Colorado’s economy and its environment will receive a huge boost thanks in large part to Sen. Cory Gardner. At Gardner’s urging, President Donald Trump said recently he will sign a bill that injects $900 million into the Land and Water Conservation Fund and directs $1 billion a year into maintenance of American national parks.
The conservation fund was created in 1965 to funnel royalties from offshore drilling into conservation projects.Congress has never appropriated all of that money until now.
Gardner has been fighting for the program’s funding since he became a U.S. senator.
Yeah, that sounds nice but don’t fool yourself. Fran Silva-Blayney, a community volunteer for the Colorado Sierra Club, called out Gardner’s record in the Denver Post:
Gardner voted to confirm David Bernhardt as Interior secretary — a former oil and gas lobbyist. As we expected, Bernhardt is dismantling a century’s worth of advancement on environmental protection, trampling on human health and wildlife protections, and allowing corporate interests to dictate federal policies — like rollbacks to the Endangered Species Act, handouts to the oil and gas industry, and slashing of public lands protections.
Gardner voted yes on a proposed amendment to fast-track drilling on public lands with less local input. He voted for a resolution against the Bureau of Land Management’s Planning 2.0 which would permanently eliminate rules intended to include communities and the public in conversations about oil leasing decisions. And he voted to fast-track pipeline construction across public lands by circumventing environmental reviews. These decisions have led to roughly 15% of Colorado’s federal land open to drilling with about 3.7 million acres under current oil and gas leases — including spots targeted right next to our national parks.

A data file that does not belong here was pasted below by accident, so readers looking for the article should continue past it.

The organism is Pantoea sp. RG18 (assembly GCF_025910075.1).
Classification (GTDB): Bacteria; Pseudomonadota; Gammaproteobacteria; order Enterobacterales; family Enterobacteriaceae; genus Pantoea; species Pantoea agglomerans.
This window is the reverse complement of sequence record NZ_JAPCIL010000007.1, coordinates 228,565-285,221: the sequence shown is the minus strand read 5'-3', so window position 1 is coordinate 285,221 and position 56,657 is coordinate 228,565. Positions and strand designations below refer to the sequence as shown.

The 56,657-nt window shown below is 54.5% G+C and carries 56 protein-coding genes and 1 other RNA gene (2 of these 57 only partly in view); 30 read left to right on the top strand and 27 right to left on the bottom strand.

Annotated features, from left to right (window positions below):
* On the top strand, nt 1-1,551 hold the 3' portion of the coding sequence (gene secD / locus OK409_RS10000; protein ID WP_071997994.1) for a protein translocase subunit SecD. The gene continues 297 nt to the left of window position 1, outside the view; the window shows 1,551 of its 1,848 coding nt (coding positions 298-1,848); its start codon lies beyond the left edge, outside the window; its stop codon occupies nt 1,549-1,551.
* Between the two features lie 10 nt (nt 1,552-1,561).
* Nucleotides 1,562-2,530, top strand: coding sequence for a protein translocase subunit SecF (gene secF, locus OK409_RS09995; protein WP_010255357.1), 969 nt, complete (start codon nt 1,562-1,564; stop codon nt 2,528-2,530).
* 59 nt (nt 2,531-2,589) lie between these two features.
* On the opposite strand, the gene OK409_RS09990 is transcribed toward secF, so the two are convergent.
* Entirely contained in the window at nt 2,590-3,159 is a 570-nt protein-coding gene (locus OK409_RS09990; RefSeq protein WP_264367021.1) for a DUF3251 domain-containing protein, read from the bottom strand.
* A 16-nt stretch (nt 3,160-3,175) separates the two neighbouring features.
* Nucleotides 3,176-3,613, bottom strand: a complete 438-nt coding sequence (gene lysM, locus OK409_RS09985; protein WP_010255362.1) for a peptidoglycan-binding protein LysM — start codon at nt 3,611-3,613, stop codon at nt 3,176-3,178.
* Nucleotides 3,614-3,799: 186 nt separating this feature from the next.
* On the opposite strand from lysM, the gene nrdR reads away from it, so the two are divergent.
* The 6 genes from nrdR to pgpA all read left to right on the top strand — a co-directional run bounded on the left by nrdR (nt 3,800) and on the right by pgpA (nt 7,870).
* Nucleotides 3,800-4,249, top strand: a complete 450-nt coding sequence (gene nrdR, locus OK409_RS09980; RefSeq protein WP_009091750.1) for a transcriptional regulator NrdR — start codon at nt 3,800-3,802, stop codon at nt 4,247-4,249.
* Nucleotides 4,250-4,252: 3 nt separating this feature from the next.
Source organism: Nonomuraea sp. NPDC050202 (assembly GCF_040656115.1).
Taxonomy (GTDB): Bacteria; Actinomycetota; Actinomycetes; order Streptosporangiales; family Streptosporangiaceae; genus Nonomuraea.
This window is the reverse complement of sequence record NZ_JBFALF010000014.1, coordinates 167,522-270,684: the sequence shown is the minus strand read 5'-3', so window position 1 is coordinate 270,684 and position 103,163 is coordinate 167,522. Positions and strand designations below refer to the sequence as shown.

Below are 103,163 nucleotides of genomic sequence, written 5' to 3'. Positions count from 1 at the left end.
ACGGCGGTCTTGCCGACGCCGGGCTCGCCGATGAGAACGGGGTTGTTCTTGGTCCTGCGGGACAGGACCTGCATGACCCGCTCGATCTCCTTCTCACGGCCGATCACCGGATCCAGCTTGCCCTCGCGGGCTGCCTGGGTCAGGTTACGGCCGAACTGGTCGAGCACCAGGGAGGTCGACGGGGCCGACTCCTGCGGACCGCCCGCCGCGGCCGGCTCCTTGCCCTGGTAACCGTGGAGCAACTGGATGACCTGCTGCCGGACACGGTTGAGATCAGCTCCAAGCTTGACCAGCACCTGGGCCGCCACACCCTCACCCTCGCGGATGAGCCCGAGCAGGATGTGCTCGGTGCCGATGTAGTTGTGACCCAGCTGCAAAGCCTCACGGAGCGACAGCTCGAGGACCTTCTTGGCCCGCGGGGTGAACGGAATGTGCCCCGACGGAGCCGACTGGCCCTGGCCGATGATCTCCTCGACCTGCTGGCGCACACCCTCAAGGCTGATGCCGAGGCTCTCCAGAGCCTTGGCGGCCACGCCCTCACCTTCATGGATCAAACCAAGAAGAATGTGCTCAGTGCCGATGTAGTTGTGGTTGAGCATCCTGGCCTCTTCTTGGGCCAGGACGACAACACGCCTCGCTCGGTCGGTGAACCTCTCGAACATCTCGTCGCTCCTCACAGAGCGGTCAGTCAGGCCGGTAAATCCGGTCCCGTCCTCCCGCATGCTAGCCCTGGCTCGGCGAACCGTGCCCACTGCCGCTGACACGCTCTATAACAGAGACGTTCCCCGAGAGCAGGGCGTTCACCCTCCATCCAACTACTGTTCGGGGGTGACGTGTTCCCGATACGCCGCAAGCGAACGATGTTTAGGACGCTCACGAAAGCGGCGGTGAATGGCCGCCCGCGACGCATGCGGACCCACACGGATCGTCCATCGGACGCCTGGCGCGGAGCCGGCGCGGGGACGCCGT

Gardner is waffling on the CORE (Colorado Outdoor Recreation and Economy) Act — a bill that would conserve important wilderness in Colorado. The legislation even includes a first-of-its-kind protection — a National Historic Landscape — to honor Colorado’s military legacy and do more to stop new oil and gas destruction in areas important to ranchers and sportsmen. While there is broad local support for preserving these areas, and the recreation and economic opportunities they provide, Gardner chooses to side with Trump in opposition of the bill.
Kudos to the Colorado Times Recorder for catching this:
Last Thursday, while speaking with reporters at the White House, President Trump noted that his planned trip to Colorado on Friday with Sen. Cory Gardner (R-CO) was canceled. We now have a video clip of that statement:
“I was going out to Nevada, as I said. I was going to Colorado, where we have Cory Gardner running and he’s doing a great job, by the way. He’s done a fantastic job, but we’ve postponed that. I think we’re gonna have Cory coming in here- maybe on Friday. We’re gonna do our event from the White House. We have a lot of things that we’re moving around because of what’s happening and because I want to be here.”
The only reported event on the President’s schedule was a high-dollar Denver fundraiser with Gardner. The possibility that Trump would hold the campaign fundraiser at the White House raised the eyebrows of numerous reporters, both nationally and locally.
The Gardner campaign, which has been notoriously reluctant to engage with the media, immediately released a statement.